We sweep around a bend, head for the slalom course marked by orange cones and trying to appear cool, I ask the AMG Advanced Driving instructor behind the wheel what stands out as the most frightening experience in the instructor’s life.
“Driving off a cliff,” comes the reply. I glance over, see the hands topped with immaculately manicured nails resting comfortably on the steering wheel and realise that she isn’t joking. I casually (I hope) rest my hands on my knees and try and dig through the denim to secure my kneecaps and concentrate on the track.
Natalie Weston picks up on my silence.
“It was for a movie,” she explains, adding that in a previous life in Cape Town she was a precision driver for the film industry.
All part of the deal
Part of her duties was to take the place of female stars who either couldn’t or wouldn’t do the tricky bits. (The truth is that their insurance companies probably said, “No Way”.)
Driving off a cliff face was part of the deal — and scary — even though the car had all the safety gizmos attached to ensure that the experience provided the visual thrill, but allowed the driver to live again.
I absorb this information and unpick my hands from my knees just in time to enter the slalom course. Natalie tells me she is going to “flick” the car and the next thing I am being shoved from side to side as gravity tries to pull me from my seat.
‘Would you like to try a hot lap now?’
The Mercedes-AMG A 45 S 4Matic pivots around the obstacles and, once again, heads down the track. The final ignominy occurs when we finish the lap of the Zwartkops Raceway circuit outside Pretoria.
“Wow,” I say. “That was great.” It was just as well that I couldn’t see her eyes behind the sunglasses.
“ Yes,” she says. “The car was cold and needed some warming up. Would you like to try a hot lap now?”
As the drive progresses, I realise why this is a woman whose idea of fun isn’t a Saturday afternoon book club.
Driving since the age of 11
She had no option other than to love cars. With a father who competed in Stannic Group N and drove in rallies and brother Clint, who cut his teeth on a track and took his first SA National Championship title in 1998, she had no option but to drive for a living.
Her father made sure that she could drive when she was 11 years old. She confesses that she spent time ferrying friends around and trying to evade Clint — the more law-abiding of the pair — who wanted to keep her off the suburban roads of Johannesburg.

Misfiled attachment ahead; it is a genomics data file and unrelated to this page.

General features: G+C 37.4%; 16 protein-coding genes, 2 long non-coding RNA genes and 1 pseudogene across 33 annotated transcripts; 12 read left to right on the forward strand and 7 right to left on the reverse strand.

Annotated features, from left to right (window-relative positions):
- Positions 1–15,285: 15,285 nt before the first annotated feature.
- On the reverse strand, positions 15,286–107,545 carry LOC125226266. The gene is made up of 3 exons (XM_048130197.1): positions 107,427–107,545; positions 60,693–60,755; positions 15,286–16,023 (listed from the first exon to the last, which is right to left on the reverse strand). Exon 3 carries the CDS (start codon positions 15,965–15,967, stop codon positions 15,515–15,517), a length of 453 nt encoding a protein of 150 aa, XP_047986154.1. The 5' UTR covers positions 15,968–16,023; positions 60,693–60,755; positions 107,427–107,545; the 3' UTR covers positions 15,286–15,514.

AMG Driving Academy
Like her brother, she spends a fair amount of time at the AMG Driving Academy, where she teaches people how to drive correctly. Involvement with Top Gear and their South African drive from Umhlanga Rocks to the top of Sani Pass, new car launches, commercials and administering the Mercedes-Benz press fleet make sure that her days stay full.
At Zwartkops, where the AMG Academy has its home, she concentrates on ensuring that drivers who buy AMGs are taught the skills required to understand their cars and drive them properly. A dedicated instructor, she adds that the purpose of this course isn’t to develop racing drivers but to improve road skills for people who may be having their first experience in a high-performance road car.
‘Top Gun’-like vibes and natural finesse behind the wheel
But, even at an AMG driving facility, preconceived ideas can rule, Natalie says.
She points out that at courses, the male instructors are the first to get trainees. The people then remaining, join the ladies.
I think the answer lies somewhere in between. I believe that for a man, it can be intimidating to see three black-clad women with their eyes hidden behind sunglasses sending off Top Gun-like vibes while standing next to AMGs. (It’s a mercy that none of them even remotely look like Tom Cruise…)
If they think they are getting second-best, the men soon have that idea blasted away. It probably takes about 500m to realise that the ladies have long forgotten what the average guy thinks are driving skills.
But for some men, I suppose It’s a chastening experience to think that you are your neighbourhood’s answer to Lewis Hamilton and then be disabused of the notion very early in a drive. Natalie is philosophical about being typecast as, she says, the truth is that women are natural drivers.
Speaking of women drivers, she says:
“Women have a natural finesse behind the steering wheel. They don’t come with egos and testosterone. On a course, they come to learn, do what they are told, and once they have built up confidence are better, smoother drivers.”
Dream car? Eleanor the Mustang
No interview would be complete without the obvious question. What car (besides a Mercedes AMG, obviously) would Natalie like to own?
Her answer fits right in with her personal history. “ Eleanor, the Mustang used in the movie Gone in 60 Seconds.”
Good answer. Although different sources describe the car and its origins in various ways, most seem to agree that Eleanor was a 351 V8, which featured nitrous-oxide injection, and had a five-speed manual shift. Versions of the car used in the movie have sold for between $850 000 and $1.1 million (about R14.2 million to R18.4 million).
Read the original article on The South African